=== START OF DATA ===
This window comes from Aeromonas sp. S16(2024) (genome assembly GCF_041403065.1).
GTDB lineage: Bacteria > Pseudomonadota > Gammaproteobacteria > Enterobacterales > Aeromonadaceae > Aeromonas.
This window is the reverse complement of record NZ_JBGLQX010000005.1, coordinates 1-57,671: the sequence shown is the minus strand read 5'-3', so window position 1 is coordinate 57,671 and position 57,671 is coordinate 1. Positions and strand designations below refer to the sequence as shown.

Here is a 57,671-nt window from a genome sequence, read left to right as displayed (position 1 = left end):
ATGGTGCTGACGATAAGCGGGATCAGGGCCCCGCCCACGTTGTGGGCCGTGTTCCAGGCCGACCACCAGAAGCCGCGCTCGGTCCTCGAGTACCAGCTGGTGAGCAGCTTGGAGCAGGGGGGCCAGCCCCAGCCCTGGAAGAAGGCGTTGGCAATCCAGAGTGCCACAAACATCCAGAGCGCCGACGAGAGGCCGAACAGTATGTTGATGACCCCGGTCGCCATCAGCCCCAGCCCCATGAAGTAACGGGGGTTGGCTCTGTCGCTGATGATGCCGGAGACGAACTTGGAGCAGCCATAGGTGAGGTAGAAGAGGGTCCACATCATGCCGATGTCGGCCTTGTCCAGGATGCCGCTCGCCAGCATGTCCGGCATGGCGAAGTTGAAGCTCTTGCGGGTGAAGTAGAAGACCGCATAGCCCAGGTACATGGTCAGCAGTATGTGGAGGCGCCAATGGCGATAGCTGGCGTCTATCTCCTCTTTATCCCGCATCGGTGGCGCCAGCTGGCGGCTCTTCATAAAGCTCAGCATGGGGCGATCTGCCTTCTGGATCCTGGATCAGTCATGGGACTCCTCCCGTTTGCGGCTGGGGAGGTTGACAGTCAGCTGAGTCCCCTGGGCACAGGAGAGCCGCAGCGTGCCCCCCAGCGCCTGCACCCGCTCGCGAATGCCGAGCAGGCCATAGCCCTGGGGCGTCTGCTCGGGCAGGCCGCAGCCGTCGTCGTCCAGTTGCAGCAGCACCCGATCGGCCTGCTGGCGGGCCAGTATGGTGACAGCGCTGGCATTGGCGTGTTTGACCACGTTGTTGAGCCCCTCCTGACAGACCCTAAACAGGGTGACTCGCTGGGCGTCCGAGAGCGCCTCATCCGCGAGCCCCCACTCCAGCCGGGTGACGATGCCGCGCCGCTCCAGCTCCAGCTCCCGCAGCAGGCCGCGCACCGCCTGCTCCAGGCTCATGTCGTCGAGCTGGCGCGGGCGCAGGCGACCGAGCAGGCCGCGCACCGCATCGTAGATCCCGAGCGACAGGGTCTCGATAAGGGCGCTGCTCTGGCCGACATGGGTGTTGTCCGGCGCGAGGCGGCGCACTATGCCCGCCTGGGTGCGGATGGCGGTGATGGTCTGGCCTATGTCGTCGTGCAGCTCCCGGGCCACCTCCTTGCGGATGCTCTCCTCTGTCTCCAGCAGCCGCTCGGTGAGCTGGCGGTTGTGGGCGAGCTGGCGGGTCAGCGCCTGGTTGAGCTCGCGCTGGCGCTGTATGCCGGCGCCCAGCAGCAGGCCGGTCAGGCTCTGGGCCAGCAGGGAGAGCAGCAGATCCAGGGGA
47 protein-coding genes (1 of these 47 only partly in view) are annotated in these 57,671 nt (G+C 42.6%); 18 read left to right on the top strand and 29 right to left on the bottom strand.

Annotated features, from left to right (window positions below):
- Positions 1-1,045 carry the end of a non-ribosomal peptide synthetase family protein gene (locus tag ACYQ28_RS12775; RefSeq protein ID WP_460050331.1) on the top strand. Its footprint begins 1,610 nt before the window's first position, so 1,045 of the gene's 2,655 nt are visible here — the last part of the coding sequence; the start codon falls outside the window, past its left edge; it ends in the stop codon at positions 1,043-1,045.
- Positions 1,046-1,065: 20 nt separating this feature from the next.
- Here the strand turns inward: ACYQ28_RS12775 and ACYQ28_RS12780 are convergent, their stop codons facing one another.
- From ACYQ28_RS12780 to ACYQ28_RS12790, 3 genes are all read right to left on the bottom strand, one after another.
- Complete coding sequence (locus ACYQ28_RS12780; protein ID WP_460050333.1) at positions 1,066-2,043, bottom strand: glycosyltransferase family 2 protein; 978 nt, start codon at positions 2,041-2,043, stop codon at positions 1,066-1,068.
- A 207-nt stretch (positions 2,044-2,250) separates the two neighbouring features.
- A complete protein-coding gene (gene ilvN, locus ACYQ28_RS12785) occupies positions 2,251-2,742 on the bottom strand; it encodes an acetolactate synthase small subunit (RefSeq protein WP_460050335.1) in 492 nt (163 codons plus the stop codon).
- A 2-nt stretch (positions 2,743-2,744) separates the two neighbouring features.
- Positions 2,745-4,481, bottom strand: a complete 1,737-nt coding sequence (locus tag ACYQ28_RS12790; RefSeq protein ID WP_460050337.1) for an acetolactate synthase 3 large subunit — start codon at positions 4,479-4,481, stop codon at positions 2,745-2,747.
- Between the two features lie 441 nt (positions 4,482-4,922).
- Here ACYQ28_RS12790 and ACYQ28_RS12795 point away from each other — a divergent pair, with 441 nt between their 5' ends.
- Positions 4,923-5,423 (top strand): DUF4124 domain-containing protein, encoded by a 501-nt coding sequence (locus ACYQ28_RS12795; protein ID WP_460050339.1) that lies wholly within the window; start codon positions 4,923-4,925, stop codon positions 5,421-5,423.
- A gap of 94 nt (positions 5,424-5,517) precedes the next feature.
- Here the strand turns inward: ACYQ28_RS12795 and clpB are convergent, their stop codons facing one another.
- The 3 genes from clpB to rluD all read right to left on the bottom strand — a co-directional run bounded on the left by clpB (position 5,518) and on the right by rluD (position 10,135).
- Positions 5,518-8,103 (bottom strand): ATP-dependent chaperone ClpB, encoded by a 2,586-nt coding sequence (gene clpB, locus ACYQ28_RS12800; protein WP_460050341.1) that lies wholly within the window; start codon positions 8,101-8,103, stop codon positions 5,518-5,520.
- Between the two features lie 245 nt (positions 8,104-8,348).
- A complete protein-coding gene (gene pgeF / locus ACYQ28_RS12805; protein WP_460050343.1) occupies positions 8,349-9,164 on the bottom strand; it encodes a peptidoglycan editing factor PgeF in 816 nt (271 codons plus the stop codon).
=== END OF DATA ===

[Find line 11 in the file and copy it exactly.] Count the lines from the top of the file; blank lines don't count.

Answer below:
- From ACYQ28_RS12780 to ACYQ28_RS12790, 3 genes are all read right to left on the bottom strand, one after another.